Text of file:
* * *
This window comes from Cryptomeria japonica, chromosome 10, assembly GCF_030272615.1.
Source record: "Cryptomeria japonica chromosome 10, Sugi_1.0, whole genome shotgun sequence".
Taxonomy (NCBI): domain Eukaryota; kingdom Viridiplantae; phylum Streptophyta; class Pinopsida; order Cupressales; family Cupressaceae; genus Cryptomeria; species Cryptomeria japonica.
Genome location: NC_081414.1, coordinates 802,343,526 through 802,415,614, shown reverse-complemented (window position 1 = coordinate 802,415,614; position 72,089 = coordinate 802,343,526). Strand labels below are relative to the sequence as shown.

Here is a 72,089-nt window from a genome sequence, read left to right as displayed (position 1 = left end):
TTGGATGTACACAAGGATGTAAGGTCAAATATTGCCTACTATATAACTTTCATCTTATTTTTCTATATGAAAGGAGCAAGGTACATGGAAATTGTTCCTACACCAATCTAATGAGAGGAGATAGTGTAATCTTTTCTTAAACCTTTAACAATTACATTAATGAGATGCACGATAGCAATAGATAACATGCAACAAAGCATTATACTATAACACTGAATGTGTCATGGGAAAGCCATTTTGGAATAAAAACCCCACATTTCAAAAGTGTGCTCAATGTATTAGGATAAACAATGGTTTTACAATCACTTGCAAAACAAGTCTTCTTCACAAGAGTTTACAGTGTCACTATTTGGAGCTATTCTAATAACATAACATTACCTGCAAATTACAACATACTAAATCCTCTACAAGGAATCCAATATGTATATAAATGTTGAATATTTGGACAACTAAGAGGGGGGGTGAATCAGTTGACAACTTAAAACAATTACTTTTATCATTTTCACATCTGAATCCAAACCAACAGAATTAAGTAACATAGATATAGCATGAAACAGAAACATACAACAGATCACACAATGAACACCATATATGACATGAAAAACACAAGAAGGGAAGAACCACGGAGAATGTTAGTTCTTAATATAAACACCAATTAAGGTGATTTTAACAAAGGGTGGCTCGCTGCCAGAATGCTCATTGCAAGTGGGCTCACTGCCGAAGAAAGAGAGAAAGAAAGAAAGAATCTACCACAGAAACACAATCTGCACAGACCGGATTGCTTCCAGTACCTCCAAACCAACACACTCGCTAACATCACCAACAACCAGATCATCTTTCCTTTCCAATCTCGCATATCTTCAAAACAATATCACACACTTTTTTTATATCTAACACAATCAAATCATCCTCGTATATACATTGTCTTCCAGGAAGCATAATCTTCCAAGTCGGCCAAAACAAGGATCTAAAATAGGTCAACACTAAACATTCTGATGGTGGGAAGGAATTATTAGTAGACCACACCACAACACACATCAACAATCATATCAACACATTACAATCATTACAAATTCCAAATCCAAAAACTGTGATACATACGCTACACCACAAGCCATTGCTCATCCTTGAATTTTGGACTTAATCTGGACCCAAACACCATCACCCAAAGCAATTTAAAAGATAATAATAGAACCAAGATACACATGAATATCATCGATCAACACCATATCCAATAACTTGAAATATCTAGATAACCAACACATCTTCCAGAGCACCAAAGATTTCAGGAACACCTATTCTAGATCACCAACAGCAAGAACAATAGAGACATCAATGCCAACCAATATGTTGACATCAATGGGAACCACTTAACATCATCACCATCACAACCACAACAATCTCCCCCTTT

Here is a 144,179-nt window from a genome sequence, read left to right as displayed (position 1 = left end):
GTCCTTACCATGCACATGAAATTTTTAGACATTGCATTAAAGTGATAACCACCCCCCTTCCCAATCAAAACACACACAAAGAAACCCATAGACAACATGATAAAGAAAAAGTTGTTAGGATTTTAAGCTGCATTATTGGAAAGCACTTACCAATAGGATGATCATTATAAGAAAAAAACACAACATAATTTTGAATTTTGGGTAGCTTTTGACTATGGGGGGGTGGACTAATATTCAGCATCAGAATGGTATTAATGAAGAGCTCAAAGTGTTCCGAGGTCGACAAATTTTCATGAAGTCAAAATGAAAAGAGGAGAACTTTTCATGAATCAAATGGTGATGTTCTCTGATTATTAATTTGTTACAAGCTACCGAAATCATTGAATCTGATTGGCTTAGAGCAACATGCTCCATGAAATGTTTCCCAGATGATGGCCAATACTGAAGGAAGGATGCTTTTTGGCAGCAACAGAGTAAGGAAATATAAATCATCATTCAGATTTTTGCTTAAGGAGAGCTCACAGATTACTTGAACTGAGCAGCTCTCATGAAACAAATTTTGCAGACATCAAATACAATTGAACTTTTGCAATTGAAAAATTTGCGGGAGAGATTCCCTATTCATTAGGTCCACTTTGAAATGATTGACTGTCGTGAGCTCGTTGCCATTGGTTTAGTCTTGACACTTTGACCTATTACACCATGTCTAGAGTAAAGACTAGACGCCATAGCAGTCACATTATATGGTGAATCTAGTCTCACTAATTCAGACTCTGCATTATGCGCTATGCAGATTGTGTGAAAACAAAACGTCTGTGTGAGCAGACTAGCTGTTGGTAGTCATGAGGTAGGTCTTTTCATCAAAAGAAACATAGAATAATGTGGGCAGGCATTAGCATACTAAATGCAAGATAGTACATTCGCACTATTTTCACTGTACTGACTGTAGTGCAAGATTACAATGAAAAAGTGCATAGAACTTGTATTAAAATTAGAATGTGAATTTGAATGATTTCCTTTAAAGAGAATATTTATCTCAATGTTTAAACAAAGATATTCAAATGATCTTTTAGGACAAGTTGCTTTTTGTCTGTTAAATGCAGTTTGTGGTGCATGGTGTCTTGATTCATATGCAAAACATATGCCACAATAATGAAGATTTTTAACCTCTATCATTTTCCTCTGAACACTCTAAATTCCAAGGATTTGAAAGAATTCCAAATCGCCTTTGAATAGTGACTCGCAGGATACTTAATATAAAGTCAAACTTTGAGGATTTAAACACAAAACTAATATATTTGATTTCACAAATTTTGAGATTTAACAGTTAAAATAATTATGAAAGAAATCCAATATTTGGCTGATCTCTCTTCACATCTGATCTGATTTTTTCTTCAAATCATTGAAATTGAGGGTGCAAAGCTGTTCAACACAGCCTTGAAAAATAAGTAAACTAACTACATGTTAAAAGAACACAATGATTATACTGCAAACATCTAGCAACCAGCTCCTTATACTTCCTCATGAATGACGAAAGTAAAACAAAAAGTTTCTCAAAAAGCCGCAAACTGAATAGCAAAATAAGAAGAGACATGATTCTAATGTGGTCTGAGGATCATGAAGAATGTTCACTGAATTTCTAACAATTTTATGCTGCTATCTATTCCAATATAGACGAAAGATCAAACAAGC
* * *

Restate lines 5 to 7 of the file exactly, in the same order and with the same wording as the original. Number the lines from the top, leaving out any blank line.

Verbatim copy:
Here is a 72,089-nt window from a genome sequence, read left to right as displayed (position 1 = left end):
TTGGATGTACACAAGGATGTAAGGTCAAATATTGCCTACTATATAACTTTCATCTTATTTTTCTATATGAAAGGAGCAAGGTACATGGAAATTGTTCCTACACCAATCTAATGAGAGGAGATAGTGTAATCTTTTCTTAAACCTTTAACAATTACATTAATGAGATGCACGATAGCAATAGATAACATGCAACAAAGCATTATACTATAACACTGAATGTGTCATGGGAAAGCCATTTTGGAATAAAAACCCCACATTTCAAAAGTGTGCTCAATGTATTAGGATAAACAATGGTTTTACAATCACTTGCAAAACAAGTCTTCTTCACAAGAGTTTACAGTGTCACTATTTGGAGCTATTCTAATAACATAACATTACCTGCAAATTACAACATACTAAATCCTCTACAAGGAATCCAATATGTATATAAATGTTGAATATTTGGACAACTAAGAGGGGGGGTGAATCAGTTGACAACTTAAAACAATTACTTTTATCATTTTCACATCTGAATCCAAACCAACAGAATTAAGTAACATAGATATAGCATGAAACAGAAACATACAACAGATCACACAATGAACACCATATATGACATGAAAAACACAAGAAGGGAAGAACCACGGAGAATGTTAGTTCTTAATATAAACACCAATTAAGGTGATTTTAACAAAGGGTGGCTCGCTGCCAGAATGCTCATTGCAAGTGGGCTCACTGCCGAAGAAAGAGAGAAAGAAAGAAAGAATCTACCACAGAAACACAATCTGCACAGACCGGATTGCTTCCAGTACCTCCAAACCAACACACTCGCTAACATCACCAACAACCAGATCATCTTTCCTTTCCAATCTCGCATATCTTCAAAACAATATCACACACTTTTTTTATATCTAACACAATCAAATCATCCTCGTATATACATTGTCTTCCAGGAAGCATAATCTTCCAAGTCGGCCAAAACAAGGATCTAAAATAGGTCAACACTAAACATTCTGATGGTGGGAAGGAATTATTAGTAGACCACACCACAACACACATCAACAATCATATCAACACATTACAATCATTACAAATTCCAAATCCAAAAACTGTGATACATACGCTACACCACAAGCCATTGCTCATCCTTGAATTTTGGACTTAATCTGGACCCAAACACCATCACCCAAAGCAATTTAAAAGATAATAATAGAACCAAGATACACATGAATATCATCGATCAACACCATATCCAATAACTTGAAATATCTAGATAACCAACACATCTTCCAGAGCACCAAAGATTTCAGGAACACCTATTCTAGATCACCAACAGCAAGAACAATAGAGACATCAATGCCAACCAATATGTTGACATCAATGGGAACCACTTAACATCATCACCATCACAACCACAACAATCTCCCCCTTT

Here is a 144,179-nt window from a genome sequence, read left to right as displayed (position 1 = left end):